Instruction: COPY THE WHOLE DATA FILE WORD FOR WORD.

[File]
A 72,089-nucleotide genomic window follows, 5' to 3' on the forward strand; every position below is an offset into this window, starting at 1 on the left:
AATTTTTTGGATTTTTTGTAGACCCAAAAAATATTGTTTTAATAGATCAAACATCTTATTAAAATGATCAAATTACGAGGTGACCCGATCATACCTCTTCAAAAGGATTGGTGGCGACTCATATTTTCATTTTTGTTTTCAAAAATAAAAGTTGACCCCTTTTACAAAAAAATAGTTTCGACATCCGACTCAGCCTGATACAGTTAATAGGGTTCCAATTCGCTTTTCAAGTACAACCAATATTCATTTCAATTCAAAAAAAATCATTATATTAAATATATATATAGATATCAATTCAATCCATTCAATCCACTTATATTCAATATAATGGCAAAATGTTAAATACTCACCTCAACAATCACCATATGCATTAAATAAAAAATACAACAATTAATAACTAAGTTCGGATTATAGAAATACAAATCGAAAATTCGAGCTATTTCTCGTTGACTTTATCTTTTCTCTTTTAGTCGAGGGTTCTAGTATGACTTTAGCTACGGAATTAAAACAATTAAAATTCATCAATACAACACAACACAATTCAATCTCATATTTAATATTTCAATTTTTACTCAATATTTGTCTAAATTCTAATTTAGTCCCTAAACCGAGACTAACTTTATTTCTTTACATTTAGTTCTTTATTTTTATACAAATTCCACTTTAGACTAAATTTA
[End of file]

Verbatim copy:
A 72,089-nucleotide genomic window follows, 5' to 3' on the forward strand; every position below is an offset into this window, starting at 1 on the left:
AATTTTTTGGATTTTTTGTAGACCCAAAAAATATTGTTTTAATAGATCAAACATCTTATTAAAATGATCAAATTACGAGGTGACCCGATCATACCTCTTCAAAAGGATTGGTGGCGACTCATATTTTCATTTTTGTTTTCAAAAATAAAAGTTGACCCCTTTTACAAAAAAATAGTTTCGACATCCGACTCAGCCTGATACAGTTAATAGGGTTCCAATTCGCTTTTCAAGTACAACCAATATTCATTTCAATTCAAAAAAAATCATTATATTAAATATATATATAGATATCAATTCAATCCATTCAATCCACTTATATTCAATATAATGGCAAAATGTTAAATACTCACCTCAACAATCACCATATGCATTAAATAAAAAATACAACAATTAATAACTAAGTTCGGATTATAGAAATACAAATCGAAAATTCGAGCTATTTCTCGTTGACTTTATCTTTTCTCTTTTAGTCGAGGGTTCTAGTATGACTTTAGCTACGGAATTAAAACAATTAAAATTCATCAATACAACACAACACAATTCAATCTCATATTTAATATTTCAATTTTTACTCAATATTTGTCTAAATTCTAATTTAGTCCCTAAACCGAGACTAACTTTATTTCTTTACATTTAGTTCTTTATTTTTATACAAATTCCACTTTAGACTAAATTTA